And then there is the character of Amelia Van Helsing. These days it is regular practice to gender-flip characters in order to promote minority interests. We previously had a female Van Helsing in the BBC tv mini-series Dracula (2020) but this gives us not only a Van Helsing who is a woman but also in a lesbian relationship. However, this comes in ways that completely distort the story and further adds to the absurd anachronisms. Amelia is made a detective – it is not entirely clear if we are in England or not – but Scotland Yard did not have its first women detective until Lilian Wyles in 1932, although the Pinkertons earlier that that in the US. Moreover, Amelia is an open lesbian relationship, which is something that would have heavily disapproved by society and her peers in the Victorian era. While I am all supportive of strong woman characters and more LGBT characters, the way this is done here that is historically inauthentic. The film does offer an interesting spin to the old cliché of Dracula seeking Mina because she is the reincarnation of his lost love – the apparent reason he is targeting redheads – and then seducing her away from Amelia.
Maximilian Elfeldt had previously worked as a producer and even an actor at The Asylum. He made his directorial debut for them with Bachelor Night (2014) and went on to make the likes of Avengers Grimm: Time Wars (2018), End of the World (2018), Apocalypse of Ice (2020) and War of the Worlds: Annihilation (2021).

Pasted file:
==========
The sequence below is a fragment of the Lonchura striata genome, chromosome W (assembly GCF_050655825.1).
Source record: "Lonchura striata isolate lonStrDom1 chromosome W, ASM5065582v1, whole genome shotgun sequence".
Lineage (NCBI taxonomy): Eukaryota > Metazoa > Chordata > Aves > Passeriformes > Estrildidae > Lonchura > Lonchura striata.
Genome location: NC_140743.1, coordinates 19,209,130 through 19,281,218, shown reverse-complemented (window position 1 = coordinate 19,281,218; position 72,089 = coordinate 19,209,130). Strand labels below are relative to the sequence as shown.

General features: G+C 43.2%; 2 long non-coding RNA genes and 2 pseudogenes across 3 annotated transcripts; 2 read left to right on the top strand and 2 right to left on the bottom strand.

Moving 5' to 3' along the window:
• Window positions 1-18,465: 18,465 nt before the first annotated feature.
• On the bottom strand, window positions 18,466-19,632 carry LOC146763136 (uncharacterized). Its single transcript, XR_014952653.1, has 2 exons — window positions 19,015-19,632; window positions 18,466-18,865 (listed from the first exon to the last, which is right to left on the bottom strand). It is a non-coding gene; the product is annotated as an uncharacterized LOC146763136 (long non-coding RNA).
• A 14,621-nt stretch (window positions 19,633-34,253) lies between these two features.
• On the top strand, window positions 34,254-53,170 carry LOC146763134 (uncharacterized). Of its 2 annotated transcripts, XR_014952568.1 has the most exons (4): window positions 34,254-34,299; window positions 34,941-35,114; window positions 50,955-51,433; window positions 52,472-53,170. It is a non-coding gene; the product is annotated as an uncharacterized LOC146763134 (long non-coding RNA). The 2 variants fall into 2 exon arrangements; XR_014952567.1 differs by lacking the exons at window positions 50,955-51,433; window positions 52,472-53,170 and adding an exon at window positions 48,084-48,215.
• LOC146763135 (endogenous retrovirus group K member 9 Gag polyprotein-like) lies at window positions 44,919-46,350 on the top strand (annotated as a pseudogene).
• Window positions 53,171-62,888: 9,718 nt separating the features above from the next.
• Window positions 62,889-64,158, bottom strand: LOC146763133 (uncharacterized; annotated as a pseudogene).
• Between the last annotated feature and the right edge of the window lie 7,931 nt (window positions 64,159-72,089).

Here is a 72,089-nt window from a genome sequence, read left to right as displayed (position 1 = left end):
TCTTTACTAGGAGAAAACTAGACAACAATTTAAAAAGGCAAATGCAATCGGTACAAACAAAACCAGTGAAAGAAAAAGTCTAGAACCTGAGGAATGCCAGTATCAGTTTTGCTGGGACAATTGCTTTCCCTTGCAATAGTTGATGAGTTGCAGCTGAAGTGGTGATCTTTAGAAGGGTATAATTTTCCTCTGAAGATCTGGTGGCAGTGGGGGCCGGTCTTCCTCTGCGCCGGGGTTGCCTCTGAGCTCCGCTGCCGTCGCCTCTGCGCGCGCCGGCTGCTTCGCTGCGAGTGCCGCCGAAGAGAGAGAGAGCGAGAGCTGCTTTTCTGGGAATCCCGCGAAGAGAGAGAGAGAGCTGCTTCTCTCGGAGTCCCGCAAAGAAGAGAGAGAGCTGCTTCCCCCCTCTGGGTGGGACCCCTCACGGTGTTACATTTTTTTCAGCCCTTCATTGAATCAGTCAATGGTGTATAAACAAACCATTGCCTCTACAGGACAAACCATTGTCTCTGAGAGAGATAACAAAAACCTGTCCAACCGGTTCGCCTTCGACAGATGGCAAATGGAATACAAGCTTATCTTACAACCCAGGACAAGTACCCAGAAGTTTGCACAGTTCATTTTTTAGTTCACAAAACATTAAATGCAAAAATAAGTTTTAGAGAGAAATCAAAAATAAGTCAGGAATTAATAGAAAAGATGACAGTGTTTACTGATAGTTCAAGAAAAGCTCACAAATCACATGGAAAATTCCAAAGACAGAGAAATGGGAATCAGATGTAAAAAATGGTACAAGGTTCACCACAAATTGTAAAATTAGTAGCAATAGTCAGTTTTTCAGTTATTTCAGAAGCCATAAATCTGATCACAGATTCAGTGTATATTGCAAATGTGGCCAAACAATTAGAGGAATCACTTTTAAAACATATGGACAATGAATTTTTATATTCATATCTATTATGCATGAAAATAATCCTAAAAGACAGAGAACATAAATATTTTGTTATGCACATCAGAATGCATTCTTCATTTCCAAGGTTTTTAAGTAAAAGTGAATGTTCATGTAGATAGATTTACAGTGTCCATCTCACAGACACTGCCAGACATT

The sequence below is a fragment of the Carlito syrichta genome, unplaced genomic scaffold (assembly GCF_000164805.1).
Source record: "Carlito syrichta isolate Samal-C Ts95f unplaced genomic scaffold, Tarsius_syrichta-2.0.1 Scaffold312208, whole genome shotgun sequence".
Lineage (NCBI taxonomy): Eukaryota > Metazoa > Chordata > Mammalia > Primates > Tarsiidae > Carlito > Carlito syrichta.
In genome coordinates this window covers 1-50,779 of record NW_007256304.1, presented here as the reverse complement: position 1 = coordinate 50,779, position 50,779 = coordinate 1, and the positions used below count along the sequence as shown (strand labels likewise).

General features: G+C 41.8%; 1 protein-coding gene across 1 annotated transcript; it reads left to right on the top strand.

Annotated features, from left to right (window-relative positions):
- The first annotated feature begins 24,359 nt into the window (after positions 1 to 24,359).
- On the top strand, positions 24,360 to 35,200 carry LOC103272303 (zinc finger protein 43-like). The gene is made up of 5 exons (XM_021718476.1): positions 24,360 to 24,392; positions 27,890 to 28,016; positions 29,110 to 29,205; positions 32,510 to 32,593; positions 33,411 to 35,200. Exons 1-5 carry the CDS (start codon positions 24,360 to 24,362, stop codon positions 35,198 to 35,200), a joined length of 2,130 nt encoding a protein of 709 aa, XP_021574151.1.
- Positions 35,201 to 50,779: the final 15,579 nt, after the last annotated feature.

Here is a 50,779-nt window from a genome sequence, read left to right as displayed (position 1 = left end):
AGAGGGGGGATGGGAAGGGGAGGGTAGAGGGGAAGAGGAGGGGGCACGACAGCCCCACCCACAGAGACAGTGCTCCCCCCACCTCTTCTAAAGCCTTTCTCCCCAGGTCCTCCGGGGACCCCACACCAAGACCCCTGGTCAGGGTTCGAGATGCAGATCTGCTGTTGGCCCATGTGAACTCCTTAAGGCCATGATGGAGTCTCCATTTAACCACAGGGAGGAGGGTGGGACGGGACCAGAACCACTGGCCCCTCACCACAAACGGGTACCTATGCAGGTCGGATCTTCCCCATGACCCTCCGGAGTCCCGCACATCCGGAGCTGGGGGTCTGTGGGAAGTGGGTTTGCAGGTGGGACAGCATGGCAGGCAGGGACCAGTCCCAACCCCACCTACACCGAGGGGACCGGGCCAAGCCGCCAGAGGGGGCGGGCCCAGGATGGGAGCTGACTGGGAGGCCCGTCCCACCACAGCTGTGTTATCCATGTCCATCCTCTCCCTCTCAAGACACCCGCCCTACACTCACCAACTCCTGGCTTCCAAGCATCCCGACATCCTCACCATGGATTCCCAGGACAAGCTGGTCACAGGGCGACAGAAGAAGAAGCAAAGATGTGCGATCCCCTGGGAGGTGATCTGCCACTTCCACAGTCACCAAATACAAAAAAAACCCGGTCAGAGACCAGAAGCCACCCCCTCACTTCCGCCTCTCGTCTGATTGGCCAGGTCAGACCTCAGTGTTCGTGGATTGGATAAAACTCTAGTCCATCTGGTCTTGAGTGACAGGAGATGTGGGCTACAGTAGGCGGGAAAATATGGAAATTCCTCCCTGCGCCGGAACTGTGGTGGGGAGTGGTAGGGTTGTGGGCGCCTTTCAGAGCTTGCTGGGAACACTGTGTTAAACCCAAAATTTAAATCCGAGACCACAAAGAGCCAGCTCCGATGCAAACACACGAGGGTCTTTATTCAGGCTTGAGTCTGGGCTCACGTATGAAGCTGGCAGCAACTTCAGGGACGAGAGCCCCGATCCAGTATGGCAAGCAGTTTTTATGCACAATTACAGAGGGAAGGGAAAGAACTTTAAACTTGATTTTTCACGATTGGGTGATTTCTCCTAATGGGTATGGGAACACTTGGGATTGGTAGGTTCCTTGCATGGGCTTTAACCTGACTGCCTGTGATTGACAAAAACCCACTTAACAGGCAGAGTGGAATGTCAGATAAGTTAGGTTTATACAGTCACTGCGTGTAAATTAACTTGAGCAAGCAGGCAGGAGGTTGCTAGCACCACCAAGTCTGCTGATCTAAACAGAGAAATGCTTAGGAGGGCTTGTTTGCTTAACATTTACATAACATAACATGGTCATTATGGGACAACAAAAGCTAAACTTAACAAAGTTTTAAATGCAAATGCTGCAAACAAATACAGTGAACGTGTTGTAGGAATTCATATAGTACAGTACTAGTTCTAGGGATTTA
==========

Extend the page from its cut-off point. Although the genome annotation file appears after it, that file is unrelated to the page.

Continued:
Other adaptations of Dracula are:– the uncredited classic German silent Nosferatu (1922); Dracula (1931), the classic Universal adaptation starring Bela Lugosi; the Spanish language version Dracula (1931) shot on the same sets as the Lugosi version starring Carlos Villarias; Hammer’s classic Dracula/The Horror of Dracula (1958) with Christopher Lee; Dracula in Pakistan (1967), an uncredited remake of the Hammer film; Count Dracula (1970), a cheap continental production that also featured Lee; Dracula (1974), a cinematically-released tv movie starring Jack Palance; Count Dracula (1977), a BBC tv mini-series featuring Louis Jourdan; Dracula (1979), the lush romantic remake with Frank Langella; Werner Herzog’s remake Nosferatu the Vampyre (1979) with Klaus Kinski; Francis Ford Coppola’s visually ravishing Bram Stoker’s Dracula (1992), featuring Gary Oldman; the modernised Italian-German Dracula (2002) starring Patrick Bergin; Guy Maddin’s silent ballet adaptation Dracula: Pages from a Virgin’s Diary (2002); Dracula (2006), the BBC tv adaptation starring Marc Warren; the low-budget modernised Dracula (2009); Dario Argento’s Dracula (2012) with Thomas Kretschmann as Dracula; the low-budget Canadian Terror of Dracula (2012) with director Anthony D.P. Mann as Dracula; the tv series Dracula (2013-4) with Jonathan Rhys Meyers; the BBC mini-series Dracula (2020) starring Claes Bang; and Bram Stoker’s Van Helsing (2021), which actually features no Dracula.